Then she began to laugh. It started out as a gentle almost unheard giggle in her chest, then moved up and out as it increased in volume. Shay’s laughter filled the whole bakery and nearly drowned out the cacophony the poor birds were making.
Like people scared of a lunatic, the birds retreated to the rafters and the far side of the bakery huddling together for protection. Their noise died down out of self preservation. Somewhere in their tiny simple minds they sensed that the loudest would be the focus Shay’s manic attention, so they wisely stayed quiet. They hid heads under wings and pressed into each other looking for safety.
Shay stalked towards the dead red chicken and retrieved it by its neck. As she stood back up she looked at the chicken and talked to it. “Oh well done lads! Well done!” There was no hint of malice in her voice at all, she genuinely appreciated the monumental effort it must have taken to gather what seemed like the western half of England’s chicken population and stuff it into her kitchen. It was expertly done to be sure, without a single person waking up. And all in the middle of the night, in the very cock crowing watch itself! And It was pure genius. Genius and poetry in one. A perfect prank. “Very well done indeed lads. Now what Red?” She asked of the glassy-eyed chicken.
Shay pondered on her response through the rest of the Watch. She pondered as she sent away the baking helpers that came at dawn. She pondered as she sent Miren off with the children to hunt for nuts in the woods. Her husband entered the bakery at some point in the morning and immediately turned around and left, seeking a safe hiding place for the remainder of the day. As villagers and members of the Order came to her window looking for loves of bread she absentmindedly handed them chickens instead, sometimes two or three in a basket. She gave no explanations and they, sensing her feather brained and nearly meditative state, asked for none. Shay noted in passing that neither Kane or Lorcan came for a loaf. As she distractedly shooed the final dozen or so chickens out into the yard around noon she was still pondering her next move.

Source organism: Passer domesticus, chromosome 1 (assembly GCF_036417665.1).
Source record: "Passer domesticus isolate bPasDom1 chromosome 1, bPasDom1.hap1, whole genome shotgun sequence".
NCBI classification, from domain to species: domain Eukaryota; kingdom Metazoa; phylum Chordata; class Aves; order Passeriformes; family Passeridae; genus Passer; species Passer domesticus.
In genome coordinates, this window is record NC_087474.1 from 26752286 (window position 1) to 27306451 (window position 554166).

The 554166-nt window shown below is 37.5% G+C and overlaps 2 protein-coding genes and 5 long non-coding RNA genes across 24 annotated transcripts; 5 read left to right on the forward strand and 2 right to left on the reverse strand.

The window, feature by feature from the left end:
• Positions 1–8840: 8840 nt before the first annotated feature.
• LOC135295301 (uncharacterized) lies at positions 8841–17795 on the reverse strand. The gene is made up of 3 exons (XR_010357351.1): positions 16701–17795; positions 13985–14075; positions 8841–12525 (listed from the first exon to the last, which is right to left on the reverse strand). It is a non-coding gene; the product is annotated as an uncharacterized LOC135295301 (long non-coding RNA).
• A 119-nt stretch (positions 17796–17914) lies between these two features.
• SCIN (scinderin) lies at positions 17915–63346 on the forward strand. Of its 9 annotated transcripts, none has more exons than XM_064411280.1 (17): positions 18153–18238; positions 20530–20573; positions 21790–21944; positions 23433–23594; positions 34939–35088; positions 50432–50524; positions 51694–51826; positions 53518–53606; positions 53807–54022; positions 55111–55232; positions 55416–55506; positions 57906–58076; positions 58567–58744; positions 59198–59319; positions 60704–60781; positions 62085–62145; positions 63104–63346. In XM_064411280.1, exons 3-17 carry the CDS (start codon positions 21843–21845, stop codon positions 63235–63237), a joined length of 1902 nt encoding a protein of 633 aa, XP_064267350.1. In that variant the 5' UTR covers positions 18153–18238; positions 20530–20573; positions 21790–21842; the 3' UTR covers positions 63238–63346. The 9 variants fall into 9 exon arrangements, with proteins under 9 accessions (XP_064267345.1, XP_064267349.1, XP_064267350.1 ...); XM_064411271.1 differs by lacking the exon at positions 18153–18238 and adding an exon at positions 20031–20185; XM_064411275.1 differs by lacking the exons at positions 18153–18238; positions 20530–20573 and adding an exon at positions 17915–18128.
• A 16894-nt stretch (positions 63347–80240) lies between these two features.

Turning around to begin cleaning up the feathers and debris a response struck her all at once. Two ideas, one for each of the good natured malefactors. And she had all the supplies right here at home. The chickens had got into two bags of wheat and they were no longer suitable to grind into flour but they could be used for sprouting. Additionally she had netting and plenty of feathers that would do for Kane. All she needed was time. But first she needed to make a pie. Chicken pie.
Shay determined she would leave the pie for the goblins, and while they were distracted with it, she would see to Kane. And as for Lorcan, she would wait till he was down to the tavern playing Quarto to see to him.